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Integrating genomics for chickpea improvement: Achievements and opportunities

Roorkiwal, M., Bharadwaj, C., Barmukh, R., Dixit, G.P., Thudi, M., Gaur, P.M., Chaturvedi, S.K., Fikre, A., Hamwieh, A., Kumar, S., Sachdeva, S., Ojiewo, C.O., Tar’an, B., Wordofa, N.G., Singh, N.P., Siddique, K.H.M. and Varshney, R.K.ORCID: 0000-0002-4562-9131 (2020) Integrating genomics for chickpea improvement: Achievements and opportunities. Theoretical and Applied Genetics, 133 (5). pp. 1703-1720.

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Abstract

The implementation of novel breeding technologies is expected to contribute substantial improvements in crop productivity. While conventional breeding methods have led to development of more than 200 improved chickpea varieties in the past, still there is ample scope to increase productivity. It is predicted that integration of modern genomic resources with conventional breeding efforts will help in the delivery of climate-resilient chickpea varieties in comparatively less time. Recent advances in genomics tools and technologies have facilitated the generation of large-scale sequencing and genotyping data sets in chickpea. Combined analysis of high-resolution phenotypic and genetic data is paving the way for identifying genes and biological pathways associated with breeding-related traits. Genomics technologies have been used to develop diagnostic markers for use in marker-assisted backcrossing programmes, which have yielded several molecular breeding products in chickpea. We anticipate that a sequence-based holistic breeding approach, including the integration of functional omics, parental selection, forward breeding and genome-wide selection, will bring a paradigm shift in development of superior chickpea varieties. There is a need to integrate the knowledge generated by modern genomics technologies with molecular breeding efforts to bridge the genome-to-phenome gap. Here, we review recent advances that have led to new possibilities for developing and screening breeding populations, and provide strategies for enhancing the selection efficiency and accelerating the rate of genetic gain in chickpea.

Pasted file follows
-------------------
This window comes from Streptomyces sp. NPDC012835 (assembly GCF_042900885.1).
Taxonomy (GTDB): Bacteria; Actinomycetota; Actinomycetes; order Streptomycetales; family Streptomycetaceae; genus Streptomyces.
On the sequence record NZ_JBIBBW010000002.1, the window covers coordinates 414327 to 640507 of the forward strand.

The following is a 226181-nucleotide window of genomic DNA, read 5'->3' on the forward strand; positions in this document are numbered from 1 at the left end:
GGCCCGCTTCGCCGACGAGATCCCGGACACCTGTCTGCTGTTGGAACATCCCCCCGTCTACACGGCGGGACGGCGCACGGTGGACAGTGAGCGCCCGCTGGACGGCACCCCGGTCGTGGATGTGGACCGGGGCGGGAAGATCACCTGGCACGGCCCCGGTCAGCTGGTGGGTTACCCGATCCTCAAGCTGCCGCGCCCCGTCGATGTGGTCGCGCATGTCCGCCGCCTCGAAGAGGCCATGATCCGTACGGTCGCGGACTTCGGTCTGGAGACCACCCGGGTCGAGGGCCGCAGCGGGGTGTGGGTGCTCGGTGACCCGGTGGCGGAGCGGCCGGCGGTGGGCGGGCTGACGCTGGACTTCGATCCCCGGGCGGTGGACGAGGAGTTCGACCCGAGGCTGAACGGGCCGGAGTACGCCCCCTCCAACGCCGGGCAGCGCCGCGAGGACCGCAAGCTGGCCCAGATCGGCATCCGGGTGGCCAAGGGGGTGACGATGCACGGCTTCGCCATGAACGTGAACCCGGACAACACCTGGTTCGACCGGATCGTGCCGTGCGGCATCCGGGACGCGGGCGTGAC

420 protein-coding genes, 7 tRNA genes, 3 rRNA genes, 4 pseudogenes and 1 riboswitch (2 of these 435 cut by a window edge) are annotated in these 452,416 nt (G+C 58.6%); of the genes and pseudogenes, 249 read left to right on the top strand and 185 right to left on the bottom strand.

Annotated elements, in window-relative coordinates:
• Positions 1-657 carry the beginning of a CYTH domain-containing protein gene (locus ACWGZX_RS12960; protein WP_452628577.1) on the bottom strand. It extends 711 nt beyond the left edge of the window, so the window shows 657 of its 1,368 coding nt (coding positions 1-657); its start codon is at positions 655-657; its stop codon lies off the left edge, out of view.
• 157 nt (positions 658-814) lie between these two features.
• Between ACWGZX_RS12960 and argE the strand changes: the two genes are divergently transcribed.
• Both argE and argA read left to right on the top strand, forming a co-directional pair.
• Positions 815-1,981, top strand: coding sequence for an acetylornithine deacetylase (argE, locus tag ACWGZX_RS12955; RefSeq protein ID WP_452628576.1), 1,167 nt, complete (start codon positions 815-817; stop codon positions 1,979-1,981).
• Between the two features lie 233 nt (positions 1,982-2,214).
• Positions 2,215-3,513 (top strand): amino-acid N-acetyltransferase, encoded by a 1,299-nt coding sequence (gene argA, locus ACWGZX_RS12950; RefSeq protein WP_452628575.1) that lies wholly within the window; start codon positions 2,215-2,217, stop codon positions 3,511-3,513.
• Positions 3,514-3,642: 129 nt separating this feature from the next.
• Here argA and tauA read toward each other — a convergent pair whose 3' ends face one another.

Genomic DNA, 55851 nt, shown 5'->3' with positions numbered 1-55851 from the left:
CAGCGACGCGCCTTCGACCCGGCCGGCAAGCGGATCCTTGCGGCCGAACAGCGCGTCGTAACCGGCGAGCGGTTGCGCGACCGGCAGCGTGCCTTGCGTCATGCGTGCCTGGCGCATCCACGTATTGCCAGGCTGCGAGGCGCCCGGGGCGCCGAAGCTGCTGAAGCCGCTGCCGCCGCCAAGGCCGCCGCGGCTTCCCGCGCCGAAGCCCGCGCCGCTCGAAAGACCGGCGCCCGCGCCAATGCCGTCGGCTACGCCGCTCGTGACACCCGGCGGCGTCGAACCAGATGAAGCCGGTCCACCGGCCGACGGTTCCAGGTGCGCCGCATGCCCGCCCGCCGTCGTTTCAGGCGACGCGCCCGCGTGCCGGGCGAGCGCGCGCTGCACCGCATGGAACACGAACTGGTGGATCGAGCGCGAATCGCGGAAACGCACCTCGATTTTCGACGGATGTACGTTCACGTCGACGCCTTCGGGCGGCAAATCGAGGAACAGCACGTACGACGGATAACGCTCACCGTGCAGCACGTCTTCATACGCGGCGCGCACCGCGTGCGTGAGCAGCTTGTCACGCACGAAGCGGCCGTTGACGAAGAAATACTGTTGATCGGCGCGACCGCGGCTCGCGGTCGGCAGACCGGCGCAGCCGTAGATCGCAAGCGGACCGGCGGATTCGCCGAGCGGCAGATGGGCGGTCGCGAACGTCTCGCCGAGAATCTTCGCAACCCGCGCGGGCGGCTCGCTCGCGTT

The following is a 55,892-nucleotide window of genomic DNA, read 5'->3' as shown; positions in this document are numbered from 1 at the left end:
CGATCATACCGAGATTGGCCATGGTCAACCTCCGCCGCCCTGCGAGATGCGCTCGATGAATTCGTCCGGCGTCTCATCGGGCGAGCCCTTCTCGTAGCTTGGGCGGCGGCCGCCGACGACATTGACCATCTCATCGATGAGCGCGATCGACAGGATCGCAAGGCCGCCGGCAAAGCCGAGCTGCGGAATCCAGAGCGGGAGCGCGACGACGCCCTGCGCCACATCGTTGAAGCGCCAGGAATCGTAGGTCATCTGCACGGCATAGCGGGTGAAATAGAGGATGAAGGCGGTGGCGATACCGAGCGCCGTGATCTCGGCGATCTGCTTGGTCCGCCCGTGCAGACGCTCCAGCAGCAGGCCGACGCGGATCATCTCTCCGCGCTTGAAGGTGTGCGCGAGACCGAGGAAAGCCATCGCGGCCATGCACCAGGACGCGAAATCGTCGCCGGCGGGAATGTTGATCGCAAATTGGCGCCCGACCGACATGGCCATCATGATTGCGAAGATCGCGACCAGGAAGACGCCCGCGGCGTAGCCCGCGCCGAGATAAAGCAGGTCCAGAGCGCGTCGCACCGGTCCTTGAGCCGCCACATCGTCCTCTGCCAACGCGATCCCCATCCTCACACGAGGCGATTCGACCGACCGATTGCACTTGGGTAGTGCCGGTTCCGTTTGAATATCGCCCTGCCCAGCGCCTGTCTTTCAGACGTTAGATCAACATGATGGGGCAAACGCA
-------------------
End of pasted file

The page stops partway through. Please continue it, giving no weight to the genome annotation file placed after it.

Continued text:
Item Type: Journal Article
Publisher: Springer Verlag
Copyright: © 2020 The Authors.
URI: http://researchrepository.murdoch.edu.au/id/eprint/60166
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